At this time the Seminary is the body in which your being on a common journey is brought about in practice. Then there will be the parish: accepting, supporting, enlivening the whole parish, the people, those who are likable and those who are not, becoming integrated into this body. Body: the Church is a body so she has structures, she really has a law and this time it is not so simple to integrate. Of course we want the personal relationship with God, but we often do not like the body. Yet in this very way we are in communion with Christ: by accepting this corporeity of his Church, of the Spirit who is incarnate in the body.
However, perhaps we frequently feel the problem, the difficulty of this community, starting from the actual community of the Seminary to the large community of the Church, with her institutions. We must also keep in mind that it is really lovely to be in a company, to journey on in a large company of all the centuries, to have friends in Heaven and on earth and to be aware of the beauty of this body, to be happy that the Lord has called us in a body and has given us friends in all the parts of the world.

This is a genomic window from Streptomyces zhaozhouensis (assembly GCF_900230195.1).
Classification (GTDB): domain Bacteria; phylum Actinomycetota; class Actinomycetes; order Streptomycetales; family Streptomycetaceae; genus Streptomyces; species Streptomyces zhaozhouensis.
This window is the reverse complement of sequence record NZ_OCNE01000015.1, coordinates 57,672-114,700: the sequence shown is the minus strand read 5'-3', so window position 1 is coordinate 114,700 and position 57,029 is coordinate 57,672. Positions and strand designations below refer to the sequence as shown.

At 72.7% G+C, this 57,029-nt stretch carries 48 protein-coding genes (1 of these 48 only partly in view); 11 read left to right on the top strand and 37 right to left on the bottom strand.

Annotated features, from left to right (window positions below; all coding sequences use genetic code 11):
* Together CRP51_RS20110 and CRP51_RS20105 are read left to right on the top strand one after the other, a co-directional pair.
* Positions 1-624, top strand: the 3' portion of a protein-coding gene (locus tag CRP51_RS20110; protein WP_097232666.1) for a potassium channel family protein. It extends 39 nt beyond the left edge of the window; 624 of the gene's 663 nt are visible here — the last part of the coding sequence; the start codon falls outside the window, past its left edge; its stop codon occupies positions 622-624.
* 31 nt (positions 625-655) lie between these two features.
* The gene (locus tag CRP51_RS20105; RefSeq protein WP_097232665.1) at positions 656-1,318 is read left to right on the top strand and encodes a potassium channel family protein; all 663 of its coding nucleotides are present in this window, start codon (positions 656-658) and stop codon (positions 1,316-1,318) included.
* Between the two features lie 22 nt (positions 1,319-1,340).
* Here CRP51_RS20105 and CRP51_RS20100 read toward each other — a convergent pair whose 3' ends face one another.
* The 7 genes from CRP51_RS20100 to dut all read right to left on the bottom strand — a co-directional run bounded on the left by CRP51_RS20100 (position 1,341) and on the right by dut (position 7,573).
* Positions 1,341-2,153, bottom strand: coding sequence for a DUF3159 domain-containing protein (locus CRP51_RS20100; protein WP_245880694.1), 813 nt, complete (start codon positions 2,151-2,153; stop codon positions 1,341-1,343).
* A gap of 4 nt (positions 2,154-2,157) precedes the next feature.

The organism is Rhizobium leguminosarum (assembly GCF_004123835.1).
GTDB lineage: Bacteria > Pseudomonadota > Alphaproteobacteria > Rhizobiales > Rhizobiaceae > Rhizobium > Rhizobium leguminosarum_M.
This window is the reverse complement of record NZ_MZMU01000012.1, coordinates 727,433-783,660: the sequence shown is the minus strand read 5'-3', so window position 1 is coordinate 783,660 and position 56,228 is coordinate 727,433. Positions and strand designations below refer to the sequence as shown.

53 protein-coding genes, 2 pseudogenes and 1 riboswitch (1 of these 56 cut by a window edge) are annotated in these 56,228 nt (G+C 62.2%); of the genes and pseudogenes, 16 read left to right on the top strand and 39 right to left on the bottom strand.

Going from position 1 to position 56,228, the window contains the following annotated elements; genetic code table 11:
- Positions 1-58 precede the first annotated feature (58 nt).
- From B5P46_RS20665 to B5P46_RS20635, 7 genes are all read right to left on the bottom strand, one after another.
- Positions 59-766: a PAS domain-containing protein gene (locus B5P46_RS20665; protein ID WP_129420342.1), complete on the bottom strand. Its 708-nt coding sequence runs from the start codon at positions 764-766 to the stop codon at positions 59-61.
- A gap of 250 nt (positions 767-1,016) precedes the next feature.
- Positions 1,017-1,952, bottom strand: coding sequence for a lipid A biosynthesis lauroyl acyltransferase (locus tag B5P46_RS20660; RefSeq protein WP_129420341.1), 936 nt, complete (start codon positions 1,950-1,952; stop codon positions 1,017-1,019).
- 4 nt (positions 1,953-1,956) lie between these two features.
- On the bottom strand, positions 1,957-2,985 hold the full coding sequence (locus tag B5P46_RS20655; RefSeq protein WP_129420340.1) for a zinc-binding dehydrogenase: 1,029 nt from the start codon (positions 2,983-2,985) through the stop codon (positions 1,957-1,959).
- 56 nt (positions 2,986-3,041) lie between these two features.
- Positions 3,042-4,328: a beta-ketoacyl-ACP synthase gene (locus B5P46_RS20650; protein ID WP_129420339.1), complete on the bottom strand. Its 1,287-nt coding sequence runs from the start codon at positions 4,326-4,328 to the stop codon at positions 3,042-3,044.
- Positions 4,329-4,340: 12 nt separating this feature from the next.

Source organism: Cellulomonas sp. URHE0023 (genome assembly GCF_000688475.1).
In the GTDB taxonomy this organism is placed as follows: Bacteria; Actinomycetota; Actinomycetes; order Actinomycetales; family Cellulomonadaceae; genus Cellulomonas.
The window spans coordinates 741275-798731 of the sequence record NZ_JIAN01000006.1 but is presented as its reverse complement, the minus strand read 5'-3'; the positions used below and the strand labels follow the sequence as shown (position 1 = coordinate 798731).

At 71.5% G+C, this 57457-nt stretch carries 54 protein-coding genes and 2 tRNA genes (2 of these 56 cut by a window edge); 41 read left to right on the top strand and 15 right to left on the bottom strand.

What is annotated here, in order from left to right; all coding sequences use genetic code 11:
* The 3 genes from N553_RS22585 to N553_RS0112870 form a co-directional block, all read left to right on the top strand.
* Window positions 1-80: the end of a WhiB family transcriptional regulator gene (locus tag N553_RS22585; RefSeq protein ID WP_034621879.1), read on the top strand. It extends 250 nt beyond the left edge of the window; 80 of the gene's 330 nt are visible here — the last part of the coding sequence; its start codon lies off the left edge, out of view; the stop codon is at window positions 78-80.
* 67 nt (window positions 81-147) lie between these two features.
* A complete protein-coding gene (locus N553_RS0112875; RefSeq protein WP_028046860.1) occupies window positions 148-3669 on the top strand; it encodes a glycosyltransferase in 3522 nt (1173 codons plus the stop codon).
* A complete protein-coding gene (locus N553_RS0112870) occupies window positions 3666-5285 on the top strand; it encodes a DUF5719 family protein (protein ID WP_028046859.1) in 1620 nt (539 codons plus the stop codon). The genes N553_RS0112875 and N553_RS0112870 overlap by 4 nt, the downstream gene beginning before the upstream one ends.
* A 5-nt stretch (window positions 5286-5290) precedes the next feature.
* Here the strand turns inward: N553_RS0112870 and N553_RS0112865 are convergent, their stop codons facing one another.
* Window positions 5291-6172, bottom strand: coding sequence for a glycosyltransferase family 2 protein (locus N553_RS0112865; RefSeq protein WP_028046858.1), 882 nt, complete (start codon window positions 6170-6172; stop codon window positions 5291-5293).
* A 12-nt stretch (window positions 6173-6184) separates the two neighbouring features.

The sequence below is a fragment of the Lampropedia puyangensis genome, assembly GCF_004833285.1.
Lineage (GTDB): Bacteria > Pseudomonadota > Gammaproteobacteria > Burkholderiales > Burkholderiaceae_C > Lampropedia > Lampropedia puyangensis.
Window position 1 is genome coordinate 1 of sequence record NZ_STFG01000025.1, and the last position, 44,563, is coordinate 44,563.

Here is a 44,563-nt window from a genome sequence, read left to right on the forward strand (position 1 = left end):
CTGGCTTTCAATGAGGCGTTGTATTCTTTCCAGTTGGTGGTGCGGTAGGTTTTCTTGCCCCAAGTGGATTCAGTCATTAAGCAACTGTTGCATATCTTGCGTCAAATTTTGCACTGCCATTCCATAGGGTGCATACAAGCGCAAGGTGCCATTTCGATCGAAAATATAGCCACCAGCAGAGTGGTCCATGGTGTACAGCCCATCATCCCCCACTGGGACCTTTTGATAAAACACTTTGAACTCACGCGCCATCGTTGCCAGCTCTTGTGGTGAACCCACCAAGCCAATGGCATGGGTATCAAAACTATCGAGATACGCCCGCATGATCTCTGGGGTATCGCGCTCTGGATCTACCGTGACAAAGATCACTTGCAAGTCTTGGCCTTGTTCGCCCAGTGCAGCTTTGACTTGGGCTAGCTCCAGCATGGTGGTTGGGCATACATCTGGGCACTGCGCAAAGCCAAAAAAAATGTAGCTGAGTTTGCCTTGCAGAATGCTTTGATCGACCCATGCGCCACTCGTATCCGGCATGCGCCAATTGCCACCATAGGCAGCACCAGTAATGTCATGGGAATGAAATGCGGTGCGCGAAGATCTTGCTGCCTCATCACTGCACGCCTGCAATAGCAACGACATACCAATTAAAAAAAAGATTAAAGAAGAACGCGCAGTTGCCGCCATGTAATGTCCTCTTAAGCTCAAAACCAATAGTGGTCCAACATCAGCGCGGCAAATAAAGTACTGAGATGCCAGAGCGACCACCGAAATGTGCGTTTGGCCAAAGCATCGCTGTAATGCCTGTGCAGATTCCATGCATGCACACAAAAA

I said that the word “ekklesia” is not found here, but there is the word “body”, the word “Spirit”, the word “bond” and in this brief passage the word “one” recurs seven times. Thus we feel that the Apostle has the unity of the Church at heart. And he ends with a “scale of unity”, until Unity: God is One, the God of all. God is One and the oneness of God is expressed in our communion, because God is the Father, the Creator of us all and so we are all brothers and sisters, we are all one body and the oneness of God is the condition for and also the creation of human brotherhood, of peace. Let us therefore also meditate on this mystery of oneness and the importance of always seeking oneness in the communion of the one Christ, of the one God.